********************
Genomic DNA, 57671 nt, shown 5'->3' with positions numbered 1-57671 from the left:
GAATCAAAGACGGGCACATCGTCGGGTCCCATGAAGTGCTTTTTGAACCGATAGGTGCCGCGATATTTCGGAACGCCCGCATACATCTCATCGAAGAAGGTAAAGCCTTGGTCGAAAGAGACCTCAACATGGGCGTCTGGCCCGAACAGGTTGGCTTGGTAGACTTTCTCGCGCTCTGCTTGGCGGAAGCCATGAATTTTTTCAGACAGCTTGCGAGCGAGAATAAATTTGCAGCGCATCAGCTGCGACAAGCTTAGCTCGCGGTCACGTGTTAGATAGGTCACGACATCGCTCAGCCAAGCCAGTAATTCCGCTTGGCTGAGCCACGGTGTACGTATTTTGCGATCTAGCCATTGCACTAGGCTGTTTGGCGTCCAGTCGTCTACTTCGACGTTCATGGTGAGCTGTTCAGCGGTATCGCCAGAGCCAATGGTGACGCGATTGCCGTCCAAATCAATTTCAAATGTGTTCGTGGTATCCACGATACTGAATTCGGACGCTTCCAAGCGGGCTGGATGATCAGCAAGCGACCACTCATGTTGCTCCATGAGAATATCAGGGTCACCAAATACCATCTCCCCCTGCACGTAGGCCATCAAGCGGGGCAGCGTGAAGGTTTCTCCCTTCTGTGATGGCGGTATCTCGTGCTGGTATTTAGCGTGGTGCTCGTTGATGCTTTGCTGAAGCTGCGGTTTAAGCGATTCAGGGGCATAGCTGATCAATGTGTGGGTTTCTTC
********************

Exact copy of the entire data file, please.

Genomic DNA, 57671 nt, shown 5'->3' with positions numbered 1-57671 from the left:
GAATCAAAGACGGGCACATCGTCGGGTCCCATGAAGTGCTTTTTGAACCGATAGGTGCCGCGATATTTCGGAACGCCCGCATACATCTCATCGAAGAAGGTAAAGCCTTGGTCGAAAGAGACCTCAACATGGGCGTCTGGCCCGAACAGGTTGGCTTGGTAGACTTTCTCGCGCTCTGCTTGGCGGAAGCCATGAATTTTTTCAGACAGCTTGCGAGCGAGAATAAATTTGCAGCGCATCAGCTGCGACAAGCTTAGCTCGCGGTCACGTGTTAGATAGGTCACGACATCGCTCAGCCAAGCCAGTAATTCCGCTTGGCTGAGCCACGGTGTACGTATTTTGCGATCTAGCCATTGCACTAGGCTGTTTGGCGTCCAGTCGTCTACTTCGACGTTCATGGTGAGCTGTTCAGCGGTATCGCCAGAGCCAATGGTGACGCGATTGCCGTCCAAATCAATTTCAAATGTGTTCGTGGTATCCACGATACTGAATTCGGACGCTTCCAAGCGGGCTGGATGATCAGCAAGCGACCACTCATGTTGCTCCATGAGAATATCAGGGTCACCAAATACCATCTCCCCCTGCACGTAGGCCATCAAGCGGGGCAGCGTGAAGGTTTCTCCCTTCTGTGATGGCGGTATCTCGTGCTGGTATTTAGCGTGGTGCTCGTTGATGCTTTGCTGAAGCTGCGGTTTAAGCGATTCAGGGGCATAGCTGATCAATGTGTGGGTTTCTTC